While opinion polls show young voters consistently rank climate change and the future of the planet at or near the top of their priorities when they think about casting a ballot, the same surveys also reveal Gen Z-ers rank the future of the national debt considerably lower down their list of priorities.
It’s almost a mirror image of the polling numbers for older Americans, who, according YouGov America public opinion tracking, are more likely to be concerned about government spending than the climate crisis.
Why are Gen Z and millennial adults, who will inherit the nation’s debt, so much less concerned about it than older voters who won’t likely ever have to pay it off? And why are baby boomer politicians so concerned about the national debt that they’ve threatened to shut down the entire federal government over the nation’s spending?
Young voters see social spending as investment, not debt
Many millennials and Gen Z-ers see addressing the climate crisis and expanding access to affordable college and health care as ways to save money in the long term, no matter how many trillions of dollars it costs in the short term.
“Costs increase over time,” said Kristin McGuire, executive director of Young Invincibles, a nonprofit that advocates for the economic advancement of young adults. “If we don't invest in items like health care now, we end up with a population that's sicker later. If we don't invest in higher ed now, we have an ill-equipped workforce later.”
Young Invincibles is a nonpartisan group, but it has endorsed President Biden’s Build Back Better social spending plan.
“I think not investing in this critical moment could cost us in the long run,” McGuire continued. “We have to think about the long-term economic security goals for our country, which is so much more than just a number.”
Younger voters are less likely than older voters to identify as Republican, the party, which, traditionally, has advocated for smaller government and less debt.
And even though the Republican Trump administration grew America’s national debt by more than $8 trillion between 2017 and 2021, sociologists say limiting spending is still much more baked into the DNA of older, more conservative voters than their younger counterparts.
“When you look at Gen X, for example, [they grew up in] the Reagan years,” said Abby Kiesa, deputy director for the Center for Information and Research on Civic Learning & Engagement (CIRCLE) at Tufts University. “So Gen X has a tendency to be a little bit more conservative than millennials ... who came of age during the Obama years and the Obama campaigns.”
According to the YouGovAmerica tracker, more than 15% of Republicans named government spending as the most important issue facing America, compared to just 3% of Democrats.
Young voters are disconnecting from both parties
Even the young voters who identify as conservatives may not identify as Republican, as Kiesa says many Gen-Z voters don’t feel connected to either party.
A third of all voters aged 18 to 29 chose President Trump last November, but CIRCLE research indicates many of them have significantly different political priorities than older conservatives.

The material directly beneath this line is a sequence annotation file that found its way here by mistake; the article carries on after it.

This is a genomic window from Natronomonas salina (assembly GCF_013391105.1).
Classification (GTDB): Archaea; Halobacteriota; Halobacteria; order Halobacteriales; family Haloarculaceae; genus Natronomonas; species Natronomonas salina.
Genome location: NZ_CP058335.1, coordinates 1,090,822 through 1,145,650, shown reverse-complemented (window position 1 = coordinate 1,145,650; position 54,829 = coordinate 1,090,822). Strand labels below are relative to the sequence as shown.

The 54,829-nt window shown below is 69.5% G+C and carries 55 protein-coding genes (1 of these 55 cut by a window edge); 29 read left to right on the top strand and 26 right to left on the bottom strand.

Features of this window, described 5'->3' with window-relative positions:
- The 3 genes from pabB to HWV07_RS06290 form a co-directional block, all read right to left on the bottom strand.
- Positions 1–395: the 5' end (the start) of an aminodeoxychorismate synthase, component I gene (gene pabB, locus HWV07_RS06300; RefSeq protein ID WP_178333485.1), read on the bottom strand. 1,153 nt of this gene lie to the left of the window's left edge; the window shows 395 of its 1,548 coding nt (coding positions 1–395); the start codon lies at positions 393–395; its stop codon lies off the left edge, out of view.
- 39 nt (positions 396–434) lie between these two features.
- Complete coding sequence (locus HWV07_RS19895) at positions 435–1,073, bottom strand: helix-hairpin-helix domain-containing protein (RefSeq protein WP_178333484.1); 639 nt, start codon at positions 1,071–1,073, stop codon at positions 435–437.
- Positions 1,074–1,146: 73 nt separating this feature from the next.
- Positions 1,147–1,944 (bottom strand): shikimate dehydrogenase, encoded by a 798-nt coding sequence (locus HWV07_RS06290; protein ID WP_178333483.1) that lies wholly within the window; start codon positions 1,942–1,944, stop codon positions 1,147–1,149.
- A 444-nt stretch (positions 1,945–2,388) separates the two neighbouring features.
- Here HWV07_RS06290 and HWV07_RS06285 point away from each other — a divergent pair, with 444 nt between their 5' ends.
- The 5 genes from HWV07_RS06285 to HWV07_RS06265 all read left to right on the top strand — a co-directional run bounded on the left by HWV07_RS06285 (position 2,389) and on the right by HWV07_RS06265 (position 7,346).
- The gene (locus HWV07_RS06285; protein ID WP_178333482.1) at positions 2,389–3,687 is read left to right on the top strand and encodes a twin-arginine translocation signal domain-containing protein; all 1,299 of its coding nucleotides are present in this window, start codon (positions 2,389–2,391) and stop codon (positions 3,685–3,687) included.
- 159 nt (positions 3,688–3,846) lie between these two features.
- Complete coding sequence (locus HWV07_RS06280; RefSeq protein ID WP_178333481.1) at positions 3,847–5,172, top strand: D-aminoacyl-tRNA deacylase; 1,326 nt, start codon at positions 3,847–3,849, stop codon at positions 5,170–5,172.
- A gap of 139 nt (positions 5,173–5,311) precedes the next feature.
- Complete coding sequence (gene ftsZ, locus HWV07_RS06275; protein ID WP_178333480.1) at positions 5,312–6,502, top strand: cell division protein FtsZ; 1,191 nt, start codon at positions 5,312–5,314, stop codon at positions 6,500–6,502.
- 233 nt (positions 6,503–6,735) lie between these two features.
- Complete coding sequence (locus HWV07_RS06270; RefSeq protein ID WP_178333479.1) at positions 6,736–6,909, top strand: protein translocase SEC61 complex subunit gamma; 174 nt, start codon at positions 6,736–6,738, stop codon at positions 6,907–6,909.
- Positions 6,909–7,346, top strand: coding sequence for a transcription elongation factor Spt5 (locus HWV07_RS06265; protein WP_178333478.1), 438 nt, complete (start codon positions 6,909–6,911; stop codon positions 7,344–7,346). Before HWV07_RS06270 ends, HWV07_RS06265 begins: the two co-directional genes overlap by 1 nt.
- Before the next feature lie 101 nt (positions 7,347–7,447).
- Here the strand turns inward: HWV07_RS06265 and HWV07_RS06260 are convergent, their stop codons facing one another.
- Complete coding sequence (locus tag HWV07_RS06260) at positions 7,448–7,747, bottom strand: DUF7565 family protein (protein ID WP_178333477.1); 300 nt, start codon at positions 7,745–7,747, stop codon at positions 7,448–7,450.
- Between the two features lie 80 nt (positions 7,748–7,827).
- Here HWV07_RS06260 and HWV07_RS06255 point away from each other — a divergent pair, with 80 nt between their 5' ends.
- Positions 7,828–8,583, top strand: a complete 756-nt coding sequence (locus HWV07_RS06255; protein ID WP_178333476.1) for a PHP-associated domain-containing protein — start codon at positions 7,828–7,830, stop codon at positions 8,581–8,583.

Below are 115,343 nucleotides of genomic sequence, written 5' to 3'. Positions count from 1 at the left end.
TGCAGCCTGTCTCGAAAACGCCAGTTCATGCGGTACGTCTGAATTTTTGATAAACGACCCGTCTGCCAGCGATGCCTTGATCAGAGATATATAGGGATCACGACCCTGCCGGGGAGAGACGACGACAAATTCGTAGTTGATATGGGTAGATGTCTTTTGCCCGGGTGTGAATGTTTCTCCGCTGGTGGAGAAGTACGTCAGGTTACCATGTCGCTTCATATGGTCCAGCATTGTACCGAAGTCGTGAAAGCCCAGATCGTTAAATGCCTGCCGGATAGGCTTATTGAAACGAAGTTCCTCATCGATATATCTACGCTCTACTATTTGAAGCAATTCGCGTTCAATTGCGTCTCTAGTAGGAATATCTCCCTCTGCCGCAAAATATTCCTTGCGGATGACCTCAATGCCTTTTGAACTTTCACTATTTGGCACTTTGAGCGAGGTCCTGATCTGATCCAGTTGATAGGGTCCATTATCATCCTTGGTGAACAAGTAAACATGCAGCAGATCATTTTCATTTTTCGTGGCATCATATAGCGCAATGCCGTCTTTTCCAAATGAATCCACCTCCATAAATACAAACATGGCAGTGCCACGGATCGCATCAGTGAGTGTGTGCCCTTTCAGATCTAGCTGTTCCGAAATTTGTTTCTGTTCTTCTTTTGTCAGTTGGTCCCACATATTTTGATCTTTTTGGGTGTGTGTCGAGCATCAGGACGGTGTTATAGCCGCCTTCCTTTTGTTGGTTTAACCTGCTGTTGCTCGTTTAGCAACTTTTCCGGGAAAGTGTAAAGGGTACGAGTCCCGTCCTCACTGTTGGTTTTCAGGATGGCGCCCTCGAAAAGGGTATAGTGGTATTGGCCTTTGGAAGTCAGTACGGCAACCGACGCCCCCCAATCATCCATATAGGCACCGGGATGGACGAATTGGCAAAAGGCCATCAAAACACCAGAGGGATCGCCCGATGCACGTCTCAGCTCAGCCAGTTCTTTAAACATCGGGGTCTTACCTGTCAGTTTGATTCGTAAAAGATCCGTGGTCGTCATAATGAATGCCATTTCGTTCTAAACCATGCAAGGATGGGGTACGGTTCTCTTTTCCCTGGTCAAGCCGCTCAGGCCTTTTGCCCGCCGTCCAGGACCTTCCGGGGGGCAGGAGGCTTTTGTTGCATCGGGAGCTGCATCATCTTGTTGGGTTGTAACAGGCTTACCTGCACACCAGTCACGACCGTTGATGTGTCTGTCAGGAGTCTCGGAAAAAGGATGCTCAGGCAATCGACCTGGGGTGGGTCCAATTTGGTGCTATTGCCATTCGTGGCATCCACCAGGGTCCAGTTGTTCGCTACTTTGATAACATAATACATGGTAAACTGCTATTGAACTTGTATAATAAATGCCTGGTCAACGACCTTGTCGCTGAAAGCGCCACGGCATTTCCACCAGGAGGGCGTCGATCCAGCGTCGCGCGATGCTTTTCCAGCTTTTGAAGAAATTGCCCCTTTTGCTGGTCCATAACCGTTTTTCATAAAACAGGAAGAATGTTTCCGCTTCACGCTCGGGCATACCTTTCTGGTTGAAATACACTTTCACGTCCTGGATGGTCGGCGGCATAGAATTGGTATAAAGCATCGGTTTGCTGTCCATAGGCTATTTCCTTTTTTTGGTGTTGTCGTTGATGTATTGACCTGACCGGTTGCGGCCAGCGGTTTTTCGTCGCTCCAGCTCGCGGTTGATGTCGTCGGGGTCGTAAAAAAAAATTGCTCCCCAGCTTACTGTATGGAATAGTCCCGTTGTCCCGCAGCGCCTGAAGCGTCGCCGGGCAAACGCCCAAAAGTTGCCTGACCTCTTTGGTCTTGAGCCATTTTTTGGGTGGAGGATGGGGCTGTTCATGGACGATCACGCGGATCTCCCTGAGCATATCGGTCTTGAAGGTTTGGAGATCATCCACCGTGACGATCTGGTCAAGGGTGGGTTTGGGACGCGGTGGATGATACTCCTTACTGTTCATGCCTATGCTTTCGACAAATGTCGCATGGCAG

Some 52% of Trump voters under 30 indicated they are concerned about climate change, with 56% indicating they favor investing in green energy. So the discrepancies on debt shouldn’t be surprising, according to Kiesa.
She says Republicans also don’t try very hard to court young adults.
“One of the things we've seen over the past several years is that young people who identify as Republican are less likely to be contacted by the Republican Party or Republican campaigns,” Kiesa said. “And young people who support Republican candidates are less likely to have interest in various forms of political engagement.”
One reason why young adults perhaps should care more about the national debt? Young voter apathy toward the national debt may also be attributed to a lack of understanding of the topic.
An October POLITICO/Morning Consult poll found only 36% of Gen Z-ers said they understood the debt ceiling well, compared to 50% of millennials, 58% of Gen X-ers, and 55% of baby boomers. That’s to young voters’ detriment, according to one of the nation’s youngest elected officials.
“This isn't fake money that is just printed from nowhere and grows on trees,” said Joe Mitchell, a 24-year-old state lawmaker in Iowa. “We're talking about actual money that you're going to pay back at some point in the future, which is the scary thing.”
Mitchell recently launched Run GenZ, an organization dedicated to getting more young conservatives to run for office. He also wants to help educate younger voters on the cost of national debt.
“We can throw a bunch of money at health care programs and Green New Deal programs right now,” he said. “But unless we have the money to maintain those programs into the future, they're not going to work.”
Most economists agree that too much debt is a problem, but a modest amount of debt is not to the wealthiest nation in the world. However, there’s great disagreement, especially between parties and among American generations, as to how much is too much.
Noah Pransky is NBCLX’s national political editor. He covers Washington and state politics for NBCLX, and his investigative work has been honored with national Murrow, Polk, duPont and Cronkite awards. You can contact him confidentially at email@example.com or on Facebook, Instagram or Twitter.